Moltmann on the Mission of the Church

What do you think?

moltmannIn many Christian churches, similar polarization have come into being between those who see the essence of the church in evangelization and the salvation of souls, and those who see it in social action for the salvation and liberation of real life.  But in Christian terms evangelization and humanization are not alternatives.  Nor are the ‘vertical dimension’ of faith and the ‘horizontal dimension’ of love for one’s neighbor and political change.  Nor are “Jesuology’ and christology, the humanity and the divinity of Jesus.  Both coincide in his death on the cross.  Anyone who makes a distinction here, enforces alternatives and calls for a parting of the ways, in dividing the unity of God and man in the person, the imitation of and the future of Christ.

These alternatives are equally absurd from the point of view of practice.  Evangelization would lead either to a crisis of relevance or to an inevitable involvement in the social and political problems of society.  Beginning with preaching, one is then faced with questions of community organization, the education of children and the work for the sick and poor.  The humanization of social circumstances leads either to a crisis of identity, or inevitably to evangelization or pastoral care.  Beginning with the improvement of social conditions in the poverty-stricken areas and liberation from political oppression, one is then faced with the question how the wretched and oppressed can be removed from their inner apathy and given new self-confidence, that is, with the question of how to arouse faith and conquer the structure of servility in their minds.  Of course one cannot do everything, but at least everyone must recognized the other charismata in the body of Christ and the necessity for other work by other people to relieve misery.

‘Change yourself,’ some say, ‘and then your circumstances will also change.’  The kingdom of God and of freedom is suppose to have to do only with persons.  Unfortunately the circumstances will not oblige.  Capitalism, racism and inhuman technocracy quietly develop in their own way.  The causes of misery are no longer to be found in the inner attitudes of men, but have long been institutionalized.
‘Change the circumstances,’ other say, ‘and men will change with them.’  The kingdom of God and of freedom is suppose to be a matter only of circumstances and structures.  Unfortunately, however, men will not oblige.  Breakdowns in marriage, drug addiction, suicide and alcoholism continue undisturbed.  Structures which make people unhappy can be broken down, but no guarantee is attached that men will be happy.

Thus both must be done at the same time.  Personal, inner change without a change in circumstances and structures is an idealist illusion, as though man were only a soul and not a body as well.  But a change in external circumstances without inner renewal is a materialists illusion, as though man were only a product of his social circumstance and nothing else. (22-23)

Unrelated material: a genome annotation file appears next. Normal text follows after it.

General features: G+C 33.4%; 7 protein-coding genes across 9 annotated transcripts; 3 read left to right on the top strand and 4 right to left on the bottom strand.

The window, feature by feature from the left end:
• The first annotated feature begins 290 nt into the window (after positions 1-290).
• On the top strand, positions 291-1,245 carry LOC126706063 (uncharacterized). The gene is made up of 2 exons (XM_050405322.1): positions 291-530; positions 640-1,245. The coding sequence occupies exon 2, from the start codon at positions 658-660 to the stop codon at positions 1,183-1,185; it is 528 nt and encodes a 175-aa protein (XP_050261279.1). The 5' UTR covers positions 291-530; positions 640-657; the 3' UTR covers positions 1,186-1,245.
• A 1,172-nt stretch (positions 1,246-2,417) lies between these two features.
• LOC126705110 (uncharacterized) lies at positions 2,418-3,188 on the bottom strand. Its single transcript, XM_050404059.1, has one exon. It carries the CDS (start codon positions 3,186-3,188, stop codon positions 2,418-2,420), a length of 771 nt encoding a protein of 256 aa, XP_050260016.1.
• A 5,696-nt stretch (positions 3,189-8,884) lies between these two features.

From his book: The Crucified God: The Cross of Christ as the Foundation and Criticism of Christian Theology.

Credit for finding the quote goes to Joel Willitts – where he posted about it here.

passage of the day: John 3:16-21

This really is such an amazing passage, there is so much here to take in:

John 3:16-21:

For God so loved the world that he gave his only Son, so that everyone who believes in him may not perish but may have eternal life. Indeed, God did not send the Son into the world to condemn the world, but in order that the world might be saved through him. Those who believe in him are not condemned; but those who do not believe are condemned already, because they have not believed in the name of the only Son of God. And this is the judgment, that the light has come into the world, and people loved darkness rather than light because their deeds were evil. For all who do evil hate the light and do not come to the light, so that their deeds may not be exposed. But those who do what is true come to the light, so that it may be clearly seen that their deeds have been done in God.

While I think there can be a few different ways to go with this passage, I like to look at it from the perspective of the missio dei.  I think it has much to contribute to how we know and understand the mission of God.  In fact, I like to look at a lot of the Bible as a whole in the light of salvation history and missio dei.  I don’t own the book but I know Howard Marshall in his NT Theology talks about how New Testament Theology is missionary theology.   I think he is exactly right!  And I think the whole thrust of John’s letters is missional through and through.  Sure there is Christology and other issues but I would say the overall theme of the book is a missional one – it is seen in God giving his only Son, that everyone who believes in his name may not perish but have eternal life.  

What is the missional focus?  God so loved the world he gave his one and only Son.  He sent him not to condemn, but to save.

I think the missional focus of the Fourth Gospel can be supported by the Letters of John.  First John tells us, 

1 John 4:9 God’s love was revealed among us in this way: God sent his only Son into the world so that we might live through him.

1 John 4:10 In this is love, not that we loved God but that he loved us and sent his Son to be the atoning sacrifice for our sins.

1 John 4:14 And we have seen and do testify that the Father has sent his Son as the Savior of the world.

So i think there is strong support for the missional elements of John (and I am sure the rest of the Gospels too).  It amazes me really.  Hebrews 3:1, too calls Jesus “the apostle and high priest of our confession.”   An Apostle is a missionary, one sent on the behalf of another to accomplish some purpose.  In the case of Jesus is was not to condemn the world, but to save it and see that all have a chance at eternal life.